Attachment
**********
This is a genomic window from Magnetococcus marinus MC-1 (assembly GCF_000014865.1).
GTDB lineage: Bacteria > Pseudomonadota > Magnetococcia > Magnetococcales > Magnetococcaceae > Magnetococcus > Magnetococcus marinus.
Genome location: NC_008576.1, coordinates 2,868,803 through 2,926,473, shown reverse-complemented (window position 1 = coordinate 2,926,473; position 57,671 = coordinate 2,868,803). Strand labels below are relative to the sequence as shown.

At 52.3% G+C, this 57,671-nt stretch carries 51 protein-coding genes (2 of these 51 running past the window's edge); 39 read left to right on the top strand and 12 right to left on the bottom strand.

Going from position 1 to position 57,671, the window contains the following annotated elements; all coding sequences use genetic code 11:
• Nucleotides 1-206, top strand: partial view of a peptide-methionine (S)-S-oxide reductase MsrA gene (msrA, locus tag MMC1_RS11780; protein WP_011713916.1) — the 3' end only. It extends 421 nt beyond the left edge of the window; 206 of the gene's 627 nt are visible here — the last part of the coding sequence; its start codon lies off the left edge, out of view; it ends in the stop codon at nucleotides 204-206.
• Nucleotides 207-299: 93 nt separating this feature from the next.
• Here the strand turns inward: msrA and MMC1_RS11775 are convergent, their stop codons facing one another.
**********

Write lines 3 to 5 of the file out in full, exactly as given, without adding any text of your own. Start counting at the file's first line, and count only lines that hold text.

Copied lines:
Genome location: NC_008576.1, coordinates 2,868,803 through 2,926,473, shown reverse-complemented (window position 1 = coordinate 2,926,473; position 57,671 = coordinate 2,868,803). Strand labels below are relative to the sequence as shown.

At 52.3% G+C, this 57,671-nt stretch carries 51 protein-coding genes (2 of these 51 running past the window's edge); 39 read left to right on the top strand and 12 right to left on the bottom strand.

Going from position 1 to position 57,671, the window contains the following annotated elements; all coding sequences use genetic code 11: